Subscribe to Breaking News emails

You have successfully subscribed to the Breaking News email.

Subscribe today to be the first to to know about breaking news and special reports.

Antarctic Sea Ice Sets Record for Extent: NASA

 / Updated 
Image: Sea ice extent in Antarctica
On Sept. 19, 2014, the five-day average of Antarctic sea ice extent exceeded 20 million square kilometers for the first time since 1979, according to the National Snow and Ice Data Center. The red line shows the average maximum extent from 1979-2014.NASA Scientific Visualization Studio / Cindy Starr

Breaking News Emails

Get breaking news alerts and special reports. The news and stories that matter, delivered weekday mornings.

Sea ice around Antarctica reached a record extent this year, but don’t think that’s the end of melting in the seas around the poles, NASA says: That region’s upward trend is a third of the magnitude of sea ice loss in the Arctic. NASA said Tuesday those differences don’t conflict with prevailing theory about global climate change. “The planet as a whole is doing what was expected in terms of warming. Sea ice as a whole is decreasing as expected, but just like with global warming, not every location with sea ice will have a downward trend in ice extent,” said Claire Parkinson of NASA’s Goddard Space Flight Center.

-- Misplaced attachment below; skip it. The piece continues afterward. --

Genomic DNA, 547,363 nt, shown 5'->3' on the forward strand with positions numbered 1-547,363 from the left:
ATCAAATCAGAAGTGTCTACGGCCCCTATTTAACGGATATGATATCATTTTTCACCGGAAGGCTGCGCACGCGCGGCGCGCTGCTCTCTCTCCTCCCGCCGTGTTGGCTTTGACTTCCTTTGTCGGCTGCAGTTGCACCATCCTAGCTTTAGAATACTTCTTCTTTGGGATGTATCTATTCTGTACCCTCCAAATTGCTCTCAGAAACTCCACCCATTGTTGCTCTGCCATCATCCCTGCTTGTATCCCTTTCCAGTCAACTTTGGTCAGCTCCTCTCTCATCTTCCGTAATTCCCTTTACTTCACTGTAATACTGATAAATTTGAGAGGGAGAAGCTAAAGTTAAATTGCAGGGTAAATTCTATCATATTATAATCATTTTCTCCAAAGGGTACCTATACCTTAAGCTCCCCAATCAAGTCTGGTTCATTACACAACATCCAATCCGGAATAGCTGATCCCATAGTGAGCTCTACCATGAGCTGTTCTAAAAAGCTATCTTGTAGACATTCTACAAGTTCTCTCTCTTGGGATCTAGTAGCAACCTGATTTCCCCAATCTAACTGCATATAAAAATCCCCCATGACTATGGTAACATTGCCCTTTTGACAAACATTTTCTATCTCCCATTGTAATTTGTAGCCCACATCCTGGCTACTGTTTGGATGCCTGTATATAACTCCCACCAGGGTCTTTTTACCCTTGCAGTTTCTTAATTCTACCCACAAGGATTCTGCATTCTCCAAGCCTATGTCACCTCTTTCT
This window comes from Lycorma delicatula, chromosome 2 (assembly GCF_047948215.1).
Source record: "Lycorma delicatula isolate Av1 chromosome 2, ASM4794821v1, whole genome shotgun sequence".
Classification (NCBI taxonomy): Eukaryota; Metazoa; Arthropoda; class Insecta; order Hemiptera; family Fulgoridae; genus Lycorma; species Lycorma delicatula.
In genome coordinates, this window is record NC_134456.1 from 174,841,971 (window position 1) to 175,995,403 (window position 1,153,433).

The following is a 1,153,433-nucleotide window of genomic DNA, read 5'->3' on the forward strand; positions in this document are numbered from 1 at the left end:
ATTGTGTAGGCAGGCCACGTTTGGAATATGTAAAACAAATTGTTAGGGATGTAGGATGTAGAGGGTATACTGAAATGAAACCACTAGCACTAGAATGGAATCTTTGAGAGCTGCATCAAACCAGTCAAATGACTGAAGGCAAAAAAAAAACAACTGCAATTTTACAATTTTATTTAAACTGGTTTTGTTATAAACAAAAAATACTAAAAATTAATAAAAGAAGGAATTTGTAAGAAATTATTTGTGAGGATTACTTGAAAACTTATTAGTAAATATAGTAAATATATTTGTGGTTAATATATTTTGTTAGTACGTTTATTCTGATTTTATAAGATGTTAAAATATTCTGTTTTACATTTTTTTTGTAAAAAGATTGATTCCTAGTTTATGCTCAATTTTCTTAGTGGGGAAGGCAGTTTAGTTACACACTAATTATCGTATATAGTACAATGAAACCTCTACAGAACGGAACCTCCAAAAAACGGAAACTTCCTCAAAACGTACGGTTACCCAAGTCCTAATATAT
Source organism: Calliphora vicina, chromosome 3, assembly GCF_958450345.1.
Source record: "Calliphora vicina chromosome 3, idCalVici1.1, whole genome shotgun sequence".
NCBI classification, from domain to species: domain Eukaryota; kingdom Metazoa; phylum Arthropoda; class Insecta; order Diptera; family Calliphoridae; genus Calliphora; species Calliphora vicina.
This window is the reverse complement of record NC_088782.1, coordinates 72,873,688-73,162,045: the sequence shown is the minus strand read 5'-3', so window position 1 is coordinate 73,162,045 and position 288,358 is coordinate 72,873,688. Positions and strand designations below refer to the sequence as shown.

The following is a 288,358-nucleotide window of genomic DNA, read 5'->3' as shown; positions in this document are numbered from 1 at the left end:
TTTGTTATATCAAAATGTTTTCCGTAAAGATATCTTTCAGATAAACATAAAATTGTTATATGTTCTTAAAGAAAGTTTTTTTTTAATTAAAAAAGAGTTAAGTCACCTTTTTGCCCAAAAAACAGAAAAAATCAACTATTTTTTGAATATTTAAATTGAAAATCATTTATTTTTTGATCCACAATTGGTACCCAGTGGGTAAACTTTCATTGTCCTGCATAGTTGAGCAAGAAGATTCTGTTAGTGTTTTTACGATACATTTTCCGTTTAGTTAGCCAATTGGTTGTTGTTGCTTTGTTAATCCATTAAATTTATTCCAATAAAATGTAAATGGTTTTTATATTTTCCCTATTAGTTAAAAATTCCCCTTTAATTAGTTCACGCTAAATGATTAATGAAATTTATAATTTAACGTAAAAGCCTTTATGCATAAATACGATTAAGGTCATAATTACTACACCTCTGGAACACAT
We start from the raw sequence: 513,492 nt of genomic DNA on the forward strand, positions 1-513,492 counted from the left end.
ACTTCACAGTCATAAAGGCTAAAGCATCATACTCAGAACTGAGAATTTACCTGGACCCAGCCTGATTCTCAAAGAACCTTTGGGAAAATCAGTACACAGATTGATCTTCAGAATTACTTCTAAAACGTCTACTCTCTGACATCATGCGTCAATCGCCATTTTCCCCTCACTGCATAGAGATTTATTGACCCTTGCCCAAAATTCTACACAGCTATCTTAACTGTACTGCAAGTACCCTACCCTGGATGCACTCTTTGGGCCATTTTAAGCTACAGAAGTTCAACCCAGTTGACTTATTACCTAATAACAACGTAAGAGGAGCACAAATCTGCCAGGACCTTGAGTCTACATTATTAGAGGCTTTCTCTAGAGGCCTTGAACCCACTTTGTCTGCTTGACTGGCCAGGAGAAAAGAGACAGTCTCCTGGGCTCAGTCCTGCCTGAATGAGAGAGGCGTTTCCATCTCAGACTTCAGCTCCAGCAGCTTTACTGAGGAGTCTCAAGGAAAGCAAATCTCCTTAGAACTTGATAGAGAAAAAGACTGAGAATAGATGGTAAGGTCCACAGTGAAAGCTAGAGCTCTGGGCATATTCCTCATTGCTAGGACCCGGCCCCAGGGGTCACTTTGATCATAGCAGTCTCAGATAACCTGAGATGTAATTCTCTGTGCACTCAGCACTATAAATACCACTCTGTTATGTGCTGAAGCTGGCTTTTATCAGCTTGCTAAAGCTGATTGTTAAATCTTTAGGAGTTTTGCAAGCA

The maximum extent of sea ice in Antarctica this year occurred Sept. 20, at 7.78 million square miles (20.14 million square kilometers), NASA said, citing data from the National Snow and Ice Data Center. That was a day after the extent exceeded 20 million square kilometers (7.72 million square miles) for the first time. Why sea ice is growing around Antarctica isn’t clear, but scientists say that could be caused by changes in wind patterns or melting of ice on the continent’s edges, leading to fresher water that freezes at higher temperatures, or other reasons.

IN-DEPTH

SOCIAL

— Gil Aegerter

Breaking News Emails

Get breaking news alerts and special reports. The news and stories that matter, delivered weekday mornings.
MORE FROM news